I’m trying to get my build pipeline a little more automated, scripted, hands-off, etc.
In this endeavor, I decided to go back to automatic version numbering, which is a feature of the C# compiler.
A quick review. There are two possible version numbers that you can put into your AssemblyInfo.cs file:
The first version number, AssemblyVersion, is really important. It is used by the .NET loader (aka Fusion), to determine which version of classes are in the assembly. It’s read at runtime, and is stored as .NET-readable metadata within the assembly. Many references are done using strong names, which includes the version number as part of the name. It’s this attribute that sets the version number that counts in the strong name.
For example, let’s say you have a class library Foo.dll that has AssemblyVersion 184.108.40.206. You also have a project that references that assembly, called Bar.exe.
If you update the Foo.dll class library to AssemblyVersion 220.127.116.11, then Bar.exe will not be able to load it unless it has a BindingRedirect configuration.
For this reason, I prefer to manually update the AssemblyVersion using Semantic Versioning rules. Because Semantic Versioning uses a triple, and not a quad
The second version number, AssemblyFileVersion, is ignored by the .NET loader, but it can be helpful for people and deployment automation. It is stored in the Portable Executable (PE) header, and can be seen in the Properties dialog shown by Windows Explorer, as well as PowerShell, using this script:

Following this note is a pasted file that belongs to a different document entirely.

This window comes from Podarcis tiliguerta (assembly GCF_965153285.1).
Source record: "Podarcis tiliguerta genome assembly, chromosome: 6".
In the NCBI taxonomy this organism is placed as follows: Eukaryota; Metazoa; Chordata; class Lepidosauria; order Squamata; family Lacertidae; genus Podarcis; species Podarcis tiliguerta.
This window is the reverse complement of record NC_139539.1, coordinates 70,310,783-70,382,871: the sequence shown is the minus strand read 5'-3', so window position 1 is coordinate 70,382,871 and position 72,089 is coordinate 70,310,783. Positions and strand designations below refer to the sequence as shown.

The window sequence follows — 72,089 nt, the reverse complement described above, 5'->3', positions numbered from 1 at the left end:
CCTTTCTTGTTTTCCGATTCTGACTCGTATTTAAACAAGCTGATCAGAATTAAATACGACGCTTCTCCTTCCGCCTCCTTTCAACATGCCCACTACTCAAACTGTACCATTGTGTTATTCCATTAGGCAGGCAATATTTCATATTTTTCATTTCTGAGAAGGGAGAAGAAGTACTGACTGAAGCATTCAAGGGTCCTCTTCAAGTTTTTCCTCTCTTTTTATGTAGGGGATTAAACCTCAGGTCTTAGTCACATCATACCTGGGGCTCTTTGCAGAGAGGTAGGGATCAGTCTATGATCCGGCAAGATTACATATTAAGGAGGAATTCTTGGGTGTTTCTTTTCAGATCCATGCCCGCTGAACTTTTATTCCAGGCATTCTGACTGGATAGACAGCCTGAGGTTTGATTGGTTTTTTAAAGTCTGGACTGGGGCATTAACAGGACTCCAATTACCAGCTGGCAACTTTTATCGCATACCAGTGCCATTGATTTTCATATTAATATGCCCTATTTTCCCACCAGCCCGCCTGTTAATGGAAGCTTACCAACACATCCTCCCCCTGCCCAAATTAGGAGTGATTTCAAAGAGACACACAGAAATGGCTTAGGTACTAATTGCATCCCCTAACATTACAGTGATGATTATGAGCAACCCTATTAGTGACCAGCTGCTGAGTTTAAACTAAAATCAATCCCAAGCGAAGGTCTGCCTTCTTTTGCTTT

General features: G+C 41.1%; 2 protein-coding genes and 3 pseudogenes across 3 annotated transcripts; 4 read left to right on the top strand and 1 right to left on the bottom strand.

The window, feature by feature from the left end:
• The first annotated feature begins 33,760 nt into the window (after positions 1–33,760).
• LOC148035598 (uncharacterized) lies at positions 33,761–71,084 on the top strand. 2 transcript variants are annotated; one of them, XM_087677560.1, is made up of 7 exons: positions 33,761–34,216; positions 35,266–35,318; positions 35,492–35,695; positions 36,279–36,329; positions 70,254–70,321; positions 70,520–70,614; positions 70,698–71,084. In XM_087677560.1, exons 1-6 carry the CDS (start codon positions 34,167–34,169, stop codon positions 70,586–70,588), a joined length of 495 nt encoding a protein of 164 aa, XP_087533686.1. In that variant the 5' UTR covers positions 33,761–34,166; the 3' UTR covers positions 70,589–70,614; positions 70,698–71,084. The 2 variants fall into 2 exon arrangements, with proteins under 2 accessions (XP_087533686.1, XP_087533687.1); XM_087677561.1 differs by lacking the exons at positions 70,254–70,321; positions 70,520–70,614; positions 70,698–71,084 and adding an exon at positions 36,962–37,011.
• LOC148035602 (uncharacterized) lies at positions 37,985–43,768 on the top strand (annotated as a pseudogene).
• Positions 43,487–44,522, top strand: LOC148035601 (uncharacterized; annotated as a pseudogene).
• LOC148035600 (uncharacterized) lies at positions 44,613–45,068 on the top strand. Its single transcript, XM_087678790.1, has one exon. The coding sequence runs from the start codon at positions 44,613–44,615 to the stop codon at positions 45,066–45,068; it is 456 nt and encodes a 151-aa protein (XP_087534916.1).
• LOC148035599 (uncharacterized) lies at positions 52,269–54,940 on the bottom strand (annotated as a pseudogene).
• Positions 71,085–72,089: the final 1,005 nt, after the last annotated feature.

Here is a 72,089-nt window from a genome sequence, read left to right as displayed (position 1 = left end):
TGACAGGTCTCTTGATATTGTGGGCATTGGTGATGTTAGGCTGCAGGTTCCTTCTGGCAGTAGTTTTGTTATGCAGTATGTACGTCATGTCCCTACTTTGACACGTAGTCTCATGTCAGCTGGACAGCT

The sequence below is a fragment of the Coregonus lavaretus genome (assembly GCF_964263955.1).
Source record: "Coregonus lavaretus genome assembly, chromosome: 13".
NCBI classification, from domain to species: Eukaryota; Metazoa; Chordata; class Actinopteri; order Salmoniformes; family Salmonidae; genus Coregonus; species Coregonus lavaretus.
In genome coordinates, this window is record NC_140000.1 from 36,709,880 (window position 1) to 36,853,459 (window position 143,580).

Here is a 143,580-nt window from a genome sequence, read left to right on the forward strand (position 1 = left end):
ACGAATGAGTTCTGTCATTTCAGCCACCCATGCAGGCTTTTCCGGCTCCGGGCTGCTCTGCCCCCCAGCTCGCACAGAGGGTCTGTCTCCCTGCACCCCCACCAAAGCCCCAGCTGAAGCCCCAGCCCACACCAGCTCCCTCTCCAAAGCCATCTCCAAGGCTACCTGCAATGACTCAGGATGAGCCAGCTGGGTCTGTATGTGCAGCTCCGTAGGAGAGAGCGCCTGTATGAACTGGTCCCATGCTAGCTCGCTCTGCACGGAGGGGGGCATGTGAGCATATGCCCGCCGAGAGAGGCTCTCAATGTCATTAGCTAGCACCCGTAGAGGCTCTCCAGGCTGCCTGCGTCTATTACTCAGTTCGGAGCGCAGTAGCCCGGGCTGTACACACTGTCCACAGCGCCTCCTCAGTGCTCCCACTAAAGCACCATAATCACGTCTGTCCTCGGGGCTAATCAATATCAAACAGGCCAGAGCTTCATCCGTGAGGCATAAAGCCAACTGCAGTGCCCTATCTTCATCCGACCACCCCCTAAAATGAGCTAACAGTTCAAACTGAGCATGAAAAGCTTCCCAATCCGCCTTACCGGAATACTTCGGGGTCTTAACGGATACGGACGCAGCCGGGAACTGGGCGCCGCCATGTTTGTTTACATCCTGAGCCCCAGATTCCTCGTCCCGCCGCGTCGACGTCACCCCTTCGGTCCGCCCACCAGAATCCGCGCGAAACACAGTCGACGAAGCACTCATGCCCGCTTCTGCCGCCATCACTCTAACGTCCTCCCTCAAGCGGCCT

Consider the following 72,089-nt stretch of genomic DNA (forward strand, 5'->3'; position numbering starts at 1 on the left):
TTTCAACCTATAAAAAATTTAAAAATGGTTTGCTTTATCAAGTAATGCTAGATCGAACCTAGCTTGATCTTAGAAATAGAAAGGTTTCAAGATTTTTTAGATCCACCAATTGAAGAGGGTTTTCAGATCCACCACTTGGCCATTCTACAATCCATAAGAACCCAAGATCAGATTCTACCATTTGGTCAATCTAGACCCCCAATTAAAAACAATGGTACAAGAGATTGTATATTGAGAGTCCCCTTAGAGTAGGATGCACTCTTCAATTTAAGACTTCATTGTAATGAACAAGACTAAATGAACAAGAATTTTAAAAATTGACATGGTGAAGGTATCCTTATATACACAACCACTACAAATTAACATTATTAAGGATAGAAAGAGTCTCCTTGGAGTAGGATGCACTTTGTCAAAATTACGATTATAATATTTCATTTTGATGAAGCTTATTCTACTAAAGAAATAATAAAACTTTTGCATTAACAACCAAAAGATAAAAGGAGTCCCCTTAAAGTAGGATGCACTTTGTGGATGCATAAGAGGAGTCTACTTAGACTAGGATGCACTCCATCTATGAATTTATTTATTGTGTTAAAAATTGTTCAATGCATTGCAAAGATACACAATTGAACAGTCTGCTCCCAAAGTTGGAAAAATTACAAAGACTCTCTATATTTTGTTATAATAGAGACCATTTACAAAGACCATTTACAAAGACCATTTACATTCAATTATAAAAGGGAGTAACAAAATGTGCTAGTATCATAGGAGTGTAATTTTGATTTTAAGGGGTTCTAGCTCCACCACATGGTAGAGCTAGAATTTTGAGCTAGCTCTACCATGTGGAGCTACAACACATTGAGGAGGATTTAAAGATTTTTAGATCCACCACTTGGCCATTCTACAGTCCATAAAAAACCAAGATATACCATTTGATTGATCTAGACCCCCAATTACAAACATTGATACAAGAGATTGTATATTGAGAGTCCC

Get-ChildItem .\Foo.dll | Select-Object -ExpandProperty VersionInfo | Select-Object FileVersion | Select-Object -ExpandProperty FileVersion
or, the same script, but using standard PS aliases and properties:
Using the example above, if you need to make a minor patch to Foo.dll, then you might want to leave the AssemblyVersion value alone, so that you don’t need to create a BindingRedirect for every client that needs to use the new assembly. To ensure that you are actually replacing the old-and-busted Foo.dll version 18.104.22.168 with the new-hotness Foo.dll version 22.214.171.124, you would change the value of AssemblyFileVersion, not AssemblyVersion.
This attribute is optional. If you don’t supply it, then .NET will use AssemblyVersion for the PE version information.
The C# compiler is capable of generating new version numbers automatically. Specifically, it can generate any of the final two parts of the four-part version number.
For example, these are valid AssemblyVersion values:
I’ll tell you right now: do not use N.0.0.*. This is because the way these numbers are generated is based on a day count for the third part (the build number), and a time-of-day for the fourth part (the revision number). See AssemblyVersionAttribute docs for the details. If you build the assembly over several days, the revision number will not always increment. This is bad.
You should only ever use N.0.* if you want automatic versioning.
Working with Nuget packaging
I recently discovered how easy it is to package DLLs for re-use using Nuget. It’s especially easy if you have a Visual Studio project.
And I just discovered this even easier way:
It’s about as painless as it gets, and it even works with automatic versioning.